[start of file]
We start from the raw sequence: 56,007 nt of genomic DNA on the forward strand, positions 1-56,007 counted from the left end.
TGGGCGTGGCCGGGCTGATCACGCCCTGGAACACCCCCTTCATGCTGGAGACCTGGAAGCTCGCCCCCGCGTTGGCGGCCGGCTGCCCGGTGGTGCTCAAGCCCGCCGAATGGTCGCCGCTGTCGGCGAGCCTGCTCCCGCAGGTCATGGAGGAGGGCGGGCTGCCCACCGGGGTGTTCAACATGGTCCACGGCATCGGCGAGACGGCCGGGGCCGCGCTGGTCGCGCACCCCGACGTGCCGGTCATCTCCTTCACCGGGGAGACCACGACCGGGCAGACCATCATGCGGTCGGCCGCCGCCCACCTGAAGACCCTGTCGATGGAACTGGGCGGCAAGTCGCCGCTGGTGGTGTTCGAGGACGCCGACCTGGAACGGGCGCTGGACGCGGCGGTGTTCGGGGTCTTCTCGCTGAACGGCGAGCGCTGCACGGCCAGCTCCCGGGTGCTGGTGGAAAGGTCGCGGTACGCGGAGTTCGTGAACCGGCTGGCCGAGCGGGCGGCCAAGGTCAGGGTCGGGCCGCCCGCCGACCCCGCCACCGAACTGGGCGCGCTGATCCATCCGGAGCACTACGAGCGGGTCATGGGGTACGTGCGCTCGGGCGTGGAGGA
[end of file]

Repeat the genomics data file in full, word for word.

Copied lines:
We start from the raw sequence: 56,007 nt of genomic DNA on the forward strand, positions 1-56,007 counted from the left end.
TGGGCGTGGCCGGGCTGATCACGCCCTGGAACACCCCCTTCATGCTGGAGACCTGGAAGCTCGCCCCCGCGTTGGCGGCCGGCTGCCCGGTGGTGCTCAAGCCCGCCGAATGGTCGCCGCTGTCGGCGAGCCTGCTCCCGCAGGTCATGGAGGAGGGCGGGCTGCCCACCGGGGTGTTCAACATGGTCCACGGCATCGGCGAGACGGCCGGGGCCGCGCTGGTCGCGCACCCCGACGTGCCGGTCATCTCCTTCACCGGGGAGACCACGACCGGGCAGACCATCATGCGGTCGGCCGCCGCCCACCTGAAGACCCTGTCGATGGAACTGGGCGGCAAGTCGCCGCTGGTGGTGTTCGAGGACGCCGACCTGGAACGGGCGCTGGACGCGGCGGTGTTCGGGGTCTTCTCGCTGAACGGCGAGCGCTGCACGGCCAGCTCCCGGGTGCTGGTGGAAAGGTCGCGGTACGCGGAGTTCGTGAACCGGCTGGCCGAGCGGGCGGCCAAGGTCAGGGTCGGGCCGCCCGCCGACCCCGCCACCGAACTGGGCGCGCTGATCCATCCGGAGCACTACGAGCGGGTCATGGGGTACGTGCGCTCGGGCGTGGAGGA